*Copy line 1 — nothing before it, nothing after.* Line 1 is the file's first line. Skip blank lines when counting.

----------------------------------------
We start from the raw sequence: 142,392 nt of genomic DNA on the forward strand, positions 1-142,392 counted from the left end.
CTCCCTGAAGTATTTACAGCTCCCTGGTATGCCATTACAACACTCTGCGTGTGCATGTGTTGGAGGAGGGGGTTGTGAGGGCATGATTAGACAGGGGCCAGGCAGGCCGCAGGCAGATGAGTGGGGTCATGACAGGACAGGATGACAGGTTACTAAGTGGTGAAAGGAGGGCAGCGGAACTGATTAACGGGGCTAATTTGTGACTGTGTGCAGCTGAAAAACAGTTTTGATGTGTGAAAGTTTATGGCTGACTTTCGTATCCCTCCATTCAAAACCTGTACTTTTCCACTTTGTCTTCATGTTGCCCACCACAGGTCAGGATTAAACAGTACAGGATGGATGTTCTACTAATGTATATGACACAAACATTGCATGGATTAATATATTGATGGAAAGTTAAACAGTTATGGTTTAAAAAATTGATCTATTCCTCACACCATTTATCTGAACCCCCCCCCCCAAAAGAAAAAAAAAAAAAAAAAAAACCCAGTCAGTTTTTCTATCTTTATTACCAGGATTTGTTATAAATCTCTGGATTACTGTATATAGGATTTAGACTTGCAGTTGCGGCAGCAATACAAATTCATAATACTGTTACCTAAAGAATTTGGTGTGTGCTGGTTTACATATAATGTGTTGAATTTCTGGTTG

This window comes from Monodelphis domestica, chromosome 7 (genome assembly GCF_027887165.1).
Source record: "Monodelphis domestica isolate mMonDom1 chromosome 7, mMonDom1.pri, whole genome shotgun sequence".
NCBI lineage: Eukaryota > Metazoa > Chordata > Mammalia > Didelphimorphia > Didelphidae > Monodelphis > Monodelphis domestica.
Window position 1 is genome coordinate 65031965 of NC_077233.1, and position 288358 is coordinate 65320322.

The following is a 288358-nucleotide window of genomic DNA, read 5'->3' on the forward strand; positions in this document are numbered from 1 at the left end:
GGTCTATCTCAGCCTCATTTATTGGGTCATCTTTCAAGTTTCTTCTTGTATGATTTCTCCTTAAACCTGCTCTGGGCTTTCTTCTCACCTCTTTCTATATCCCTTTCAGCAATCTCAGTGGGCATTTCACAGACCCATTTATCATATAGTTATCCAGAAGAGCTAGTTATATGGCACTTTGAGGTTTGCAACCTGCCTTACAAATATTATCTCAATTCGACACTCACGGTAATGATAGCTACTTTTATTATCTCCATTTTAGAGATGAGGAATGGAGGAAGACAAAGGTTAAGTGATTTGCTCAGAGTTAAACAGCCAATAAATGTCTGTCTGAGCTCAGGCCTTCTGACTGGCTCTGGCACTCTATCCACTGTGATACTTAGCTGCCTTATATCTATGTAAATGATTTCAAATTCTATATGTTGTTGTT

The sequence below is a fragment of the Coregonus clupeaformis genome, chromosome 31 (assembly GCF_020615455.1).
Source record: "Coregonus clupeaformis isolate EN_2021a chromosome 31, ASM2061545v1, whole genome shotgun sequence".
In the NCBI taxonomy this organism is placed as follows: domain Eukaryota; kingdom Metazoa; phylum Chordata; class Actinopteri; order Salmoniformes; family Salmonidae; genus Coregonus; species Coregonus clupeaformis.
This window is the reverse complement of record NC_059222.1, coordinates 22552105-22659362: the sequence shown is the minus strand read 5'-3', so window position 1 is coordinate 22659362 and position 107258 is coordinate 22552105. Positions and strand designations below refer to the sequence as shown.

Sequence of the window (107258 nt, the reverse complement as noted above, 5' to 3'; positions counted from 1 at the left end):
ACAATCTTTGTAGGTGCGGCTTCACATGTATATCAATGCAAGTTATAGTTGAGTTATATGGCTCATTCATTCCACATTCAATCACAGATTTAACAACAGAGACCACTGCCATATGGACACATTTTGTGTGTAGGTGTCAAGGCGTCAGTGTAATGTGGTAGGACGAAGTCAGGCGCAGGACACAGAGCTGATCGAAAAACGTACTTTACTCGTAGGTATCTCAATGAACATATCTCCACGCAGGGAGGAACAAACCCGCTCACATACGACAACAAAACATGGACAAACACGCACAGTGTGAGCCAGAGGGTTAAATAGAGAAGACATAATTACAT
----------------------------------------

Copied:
We start from the raw sequence: 142,392 nt of genomic DNA on the forward strand, positions 1-142,392 counted from the left end.